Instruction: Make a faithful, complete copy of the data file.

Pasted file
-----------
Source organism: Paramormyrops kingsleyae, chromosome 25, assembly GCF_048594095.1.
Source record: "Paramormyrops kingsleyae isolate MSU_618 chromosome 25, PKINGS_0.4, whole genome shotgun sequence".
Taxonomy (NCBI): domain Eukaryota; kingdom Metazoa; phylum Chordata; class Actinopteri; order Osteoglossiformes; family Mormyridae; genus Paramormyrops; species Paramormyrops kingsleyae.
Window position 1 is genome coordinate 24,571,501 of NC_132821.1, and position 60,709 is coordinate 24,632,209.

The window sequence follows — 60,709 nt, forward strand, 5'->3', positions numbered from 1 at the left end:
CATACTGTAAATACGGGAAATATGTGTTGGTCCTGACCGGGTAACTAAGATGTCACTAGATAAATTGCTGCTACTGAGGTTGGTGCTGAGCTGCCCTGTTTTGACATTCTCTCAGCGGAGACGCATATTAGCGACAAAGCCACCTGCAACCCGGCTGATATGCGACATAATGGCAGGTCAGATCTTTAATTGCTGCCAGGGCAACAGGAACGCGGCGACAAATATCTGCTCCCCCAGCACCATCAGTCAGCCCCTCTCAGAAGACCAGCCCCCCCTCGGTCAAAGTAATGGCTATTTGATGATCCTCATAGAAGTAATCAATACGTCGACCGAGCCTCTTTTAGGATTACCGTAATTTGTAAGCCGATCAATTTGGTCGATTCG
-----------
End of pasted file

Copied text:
Source organism: Paramormyrops kingsleyae, chromosome 25, assembly GCF_048594095.1.
Source record: "Paramormyrops kingsleyae isolate MSU_618 chromosome 25, PKINGS_0.4, whole genome shotgun sequence".
Taxonomy (NCBI): domain Eukaryota; kingdom Metazoa; phylum Chordata; class Actinopteri; order Osteoglossiformes; family Mormyridae; genus Paramormyrops; species Paramormyrops kingsleyae.
Window position 1 is genome coordinate 24,571,501 of NC_132821.1, and position 60,709 is coordinate 24,632,209.

The window sequence follows — 60,709 nt, forward strand, 5'->3', positions numbered from 1 at the left end:
CATACTGTAAATACGGGAAATATGTGTTGGTCCTGACCGGGTAACTAAGATGTCACTAGATAAATTGCTGCTACTGAGGTTGGTGCTGAGCTGCCCTGTTTTGACATTCTCTCAGCGGAGACGCATATTAGCGACAAAGCCACCTGCAACCCGGCTGATATGCGACATAATGGCAGGTCAGATCTTTAATTGCTGCCAGGGCAACAGGAACGCGGCGACAAATATCTGCTCCCCCAGCACCATCAGTCAGCCCCTCTCAGAAGACCAGCCCCCCCTCGGTCAAAGTAATGGCTATTTGATGATCCTCATAGAAGTAATCAATACGTCGACCGAGCCTCTTTTAGGATTACCGTAATTTGTAAGCCGATCAATTTGGTCGATTCG